Norfolk Island Pine (Araucaria heterophylla) I ^

      needs bright light; shade small specimens from direct sun; use small specimens for a forest planting; is nota true pine.    [Araucariaceae; Pinales]  


Norfolk Island Pine – Araucaria heterophylla
Monkey Puzzle Tree – Araucaria araucana

General Information: The Norfolk Island Pine is a large evergreen has a single upright trunk, tiered branching habit, and a narrow pyramidal or columnar shape. Eventually reaching a height of about 80 feet, the tree possesses a rapid growth rate. The tree would grow taller, but lightning frequently limits height growth in the eastern U.S. The dark green, 1/2-inch-long, individual leaves on young trees are lanceolate and look somewhat like spruce or fir needles at first glance. Mature leaves are somewhat contorted on twisted branches. Both leaf types appear on the tree at the same time. The trunk is often curved and swollen at the base and black. The large, spiny, 10 to 15-pound cones are rare in cultivation. Male and female cones are usually found on seperate plants. They are native to South America and some Pacific islands.

The Monkey-Puzzletree, also an Araucaria, is a large, bizarre evergreen, 60 to 70 feet tall and 30 to 35 feet wide, which forms a loose, see-through, pyramidal shape with a straight trunk. The tree is so open in habit you could almost look at it and not see it. The leaves are dark green, stiff, with sharp needles densely arranged on horizontal, irregular, upwardly-sweeping branches. Monkey-Puzzletree makes an attractive, novelty specimen for a large, open yard or commercial landscape. It is normally planted only as an oddity someplace in the rear of a landscape out of view from most passers-by but could be the specimen feature in a large oriental landscape.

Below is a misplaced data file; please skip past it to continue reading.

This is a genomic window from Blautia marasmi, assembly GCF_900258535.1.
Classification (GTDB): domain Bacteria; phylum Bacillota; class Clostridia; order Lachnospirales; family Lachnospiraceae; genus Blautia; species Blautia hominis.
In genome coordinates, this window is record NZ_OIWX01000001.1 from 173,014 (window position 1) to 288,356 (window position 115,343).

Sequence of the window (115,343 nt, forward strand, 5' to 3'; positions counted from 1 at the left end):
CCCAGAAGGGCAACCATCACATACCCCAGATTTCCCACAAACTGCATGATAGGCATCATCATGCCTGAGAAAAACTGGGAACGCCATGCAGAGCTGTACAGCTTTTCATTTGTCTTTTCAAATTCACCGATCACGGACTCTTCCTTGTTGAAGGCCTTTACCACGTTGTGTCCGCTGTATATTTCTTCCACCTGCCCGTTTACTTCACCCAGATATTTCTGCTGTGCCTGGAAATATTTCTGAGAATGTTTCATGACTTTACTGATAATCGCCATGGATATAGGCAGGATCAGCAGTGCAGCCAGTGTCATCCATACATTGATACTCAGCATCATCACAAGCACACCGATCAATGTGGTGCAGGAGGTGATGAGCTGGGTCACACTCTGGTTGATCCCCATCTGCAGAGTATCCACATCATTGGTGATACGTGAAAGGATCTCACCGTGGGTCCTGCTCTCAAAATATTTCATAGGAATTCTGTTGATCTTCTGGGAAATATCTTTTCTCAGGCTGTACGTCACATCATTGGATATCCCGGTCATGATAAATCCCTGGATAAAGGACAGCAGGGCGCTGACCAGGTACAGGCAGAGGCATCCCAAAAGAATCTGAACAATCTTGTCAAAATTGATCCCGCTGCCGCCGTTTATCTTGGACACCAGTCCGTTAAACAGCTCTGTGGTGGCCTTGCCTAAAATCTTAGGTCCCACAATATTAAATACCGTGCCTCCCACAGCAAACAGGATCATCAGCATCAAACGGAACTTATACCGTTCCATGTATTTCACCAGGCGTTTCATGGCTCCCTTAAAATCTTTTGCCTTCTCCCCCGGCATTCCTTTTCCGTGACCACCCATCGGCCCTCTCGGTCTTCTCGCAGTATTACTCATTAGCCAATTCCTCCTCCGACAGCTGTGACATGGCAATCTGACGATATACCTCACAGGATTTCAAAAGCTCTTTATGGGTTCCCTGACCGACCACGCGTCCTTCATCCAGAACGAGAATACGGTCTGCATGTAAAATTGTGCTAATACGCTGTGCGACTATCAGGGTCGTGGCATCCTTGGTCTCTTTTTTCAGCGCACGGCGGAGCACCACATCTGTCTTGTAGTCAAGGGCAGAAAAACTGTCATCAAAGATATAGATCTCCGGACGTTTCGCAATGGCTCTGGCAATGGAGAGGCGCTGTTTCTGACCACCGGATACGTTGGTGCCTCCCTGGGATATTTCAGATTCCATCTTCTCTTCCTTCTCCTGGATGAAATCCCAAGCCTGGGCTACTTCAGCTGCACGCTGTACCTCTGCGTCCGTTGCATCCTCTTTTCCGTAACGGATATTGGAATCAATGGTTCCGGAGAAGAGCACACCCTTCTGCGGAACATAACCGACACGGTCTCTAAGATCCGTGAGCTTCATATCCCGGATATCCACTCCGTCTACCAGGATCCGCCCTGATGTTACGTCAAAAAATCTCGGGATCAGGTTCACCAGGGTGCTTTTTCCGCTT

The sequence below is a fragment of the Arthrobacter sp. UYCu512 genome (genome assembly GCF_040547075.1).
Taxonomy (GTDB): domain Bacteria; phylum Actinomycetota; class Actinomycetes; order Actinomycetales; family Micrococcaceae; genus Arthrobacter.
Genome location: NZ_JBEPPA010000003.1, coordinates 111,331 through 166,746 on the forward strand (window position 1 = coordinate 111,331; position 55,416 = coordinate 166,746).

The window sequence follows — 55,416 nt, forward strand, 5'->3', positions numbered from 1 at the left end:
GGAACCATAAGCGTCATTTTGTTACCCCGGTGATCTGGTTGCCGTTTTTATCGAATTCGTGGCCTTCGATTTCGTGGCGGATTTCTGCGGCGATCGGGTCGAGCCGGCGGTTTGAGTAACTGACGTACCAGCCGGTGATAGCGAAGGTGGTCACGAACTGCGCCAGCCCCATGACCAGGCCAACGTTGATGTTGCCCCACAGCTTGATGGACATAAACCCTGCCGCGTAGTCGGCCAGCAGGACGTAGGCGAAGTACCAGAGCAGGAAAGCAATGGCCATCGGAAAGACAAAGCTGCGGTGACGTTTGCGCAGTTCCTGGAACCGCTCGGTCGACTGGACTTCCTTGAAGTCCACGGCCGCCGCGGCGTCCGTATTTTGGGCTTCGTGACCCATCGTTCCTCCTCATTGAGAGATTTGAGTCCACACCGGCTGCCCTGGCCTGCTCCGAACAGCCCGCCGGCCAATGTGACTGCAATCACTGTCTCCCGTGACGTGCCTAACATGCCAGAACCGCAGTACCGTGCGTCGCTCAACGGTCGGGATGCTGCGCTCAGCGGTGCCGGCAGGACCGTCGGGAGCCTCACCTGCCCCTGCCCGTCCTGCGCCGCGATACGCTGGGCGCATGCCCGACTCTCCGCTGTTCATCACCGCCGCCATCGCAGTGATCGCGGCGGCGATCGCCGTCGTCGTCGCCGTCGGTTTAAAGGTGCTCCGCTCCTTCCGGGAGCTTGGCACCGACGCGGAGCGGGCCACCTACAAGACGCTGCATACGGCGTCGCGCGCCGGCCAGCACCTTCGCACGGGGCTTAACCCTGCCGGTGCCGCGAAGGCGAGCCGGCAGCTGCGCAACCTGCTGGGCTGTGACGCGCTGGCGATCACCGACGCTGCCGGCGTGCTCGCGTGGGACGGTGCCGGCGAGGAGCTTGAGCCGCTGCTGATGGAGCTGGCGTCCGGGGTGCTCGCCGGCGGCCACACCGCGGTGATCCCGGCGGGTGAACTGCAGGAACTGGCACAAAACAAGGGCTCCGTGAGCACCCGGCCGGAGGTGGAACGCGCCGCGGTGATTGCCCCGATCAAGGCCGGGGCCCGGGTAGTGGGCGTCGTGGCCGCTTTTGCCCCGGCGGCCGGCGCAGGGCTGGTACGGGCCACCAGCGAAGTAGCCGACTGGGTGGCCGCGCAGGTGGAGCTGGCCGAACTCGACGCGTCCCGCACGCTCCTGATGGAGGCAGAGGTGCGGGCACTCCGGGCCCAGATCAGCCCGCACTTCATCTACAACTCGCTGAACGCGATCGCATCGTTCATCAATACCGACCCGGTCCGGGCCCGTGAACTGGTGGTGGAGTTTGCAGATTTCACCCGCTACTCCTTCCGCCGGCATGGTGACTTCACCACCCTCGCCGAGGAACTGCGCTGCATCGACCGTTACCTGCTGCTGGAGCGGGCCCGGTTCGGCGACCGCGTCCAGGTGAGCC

Family: Araucariaceae

Lighting: they prefer full sun but will survive in low light.

Temperature: The Norfolk Island Pine is hardy in Zones 10 through 11. The monkey-puzzle tree is hardy in zones 7B through 11, but doesn’t grow well in overly hot areas.

Watering: Allow the soil to dry out between waterings. Araucaria does not like damp soil.

Feeding: the Samsons recommend organic fertilizer in spring and autumn. My mom feeds hers (houseplant, not bonsai) with ordinary ol’ houseplant food.

Pruning and wiring: Can be wired at any time, but avoid wiring tender shoots. Wire should remain on the tree for a maximum of four months. Learning to prune can be difficult, as Geoline attests:

“These are not easily pruned because you can’t just cut a >frond or tip and expect new growth. In the spring, only prune new buds just when they are beginning to emerge and are still light green in color. Remove just the tip which will include about three soft, needle-like leaves the same way you would go about bud pruning a Juniper. In a few weeks to a month, two new buds should take the place of the missing buds. If you pinch a bud wrong, new growth at the tip will cease. NIPs are one of those trees which you should practice bud pinching on several inexpensive practice plants first to develop an eye for pinching at just the right time.”

Araucaria makes especially good cascades, as they can be trained towards a light source. They also work as simulated palms.

Propagation: From seed in spring – germination is slow, and is aided by the use of bottom heat. Cuttings may be taken from terminal shoots, not from laterals.

Repotting: Every second year in spring, using fast-draining soil mix.

Pests and diseases: No pests or diseases are of major concern. Scales, sooty mold, leaf spots.

Some species suitable for bonsai:

  • Araucaria araucana: monkey puzzle tree – A large, spreading tree, growing to 80 ft. and 30-40 ft. wide. Has two inch needles and branches which grow in a whorled pattern. Grows well on the West Coast – it is barely hardy in the Northeast and suffers from the heat in the South.
  • Araucaria heterophylla (also called Araucaria excelsa): Norfolk Island pine – a common houseplant, often sold decorated around Christmas! Has a pyramidal shape and short needles. It is grown outdoors in some areas of Florida and Southern California.

Lesniewicz’s “Bonsai in Your Home”
Samson’s “Creative Art of Bonsai”
Mitchell’s “American Nature Guides: Trees”
Thomas (ed.) “The Hearst Garden Guide to Trees and Shrubs”
USDA Fact Sheet ST-81 and ST-83.

Compiled by Sabrina Caine
Edited by Thomas L. Zane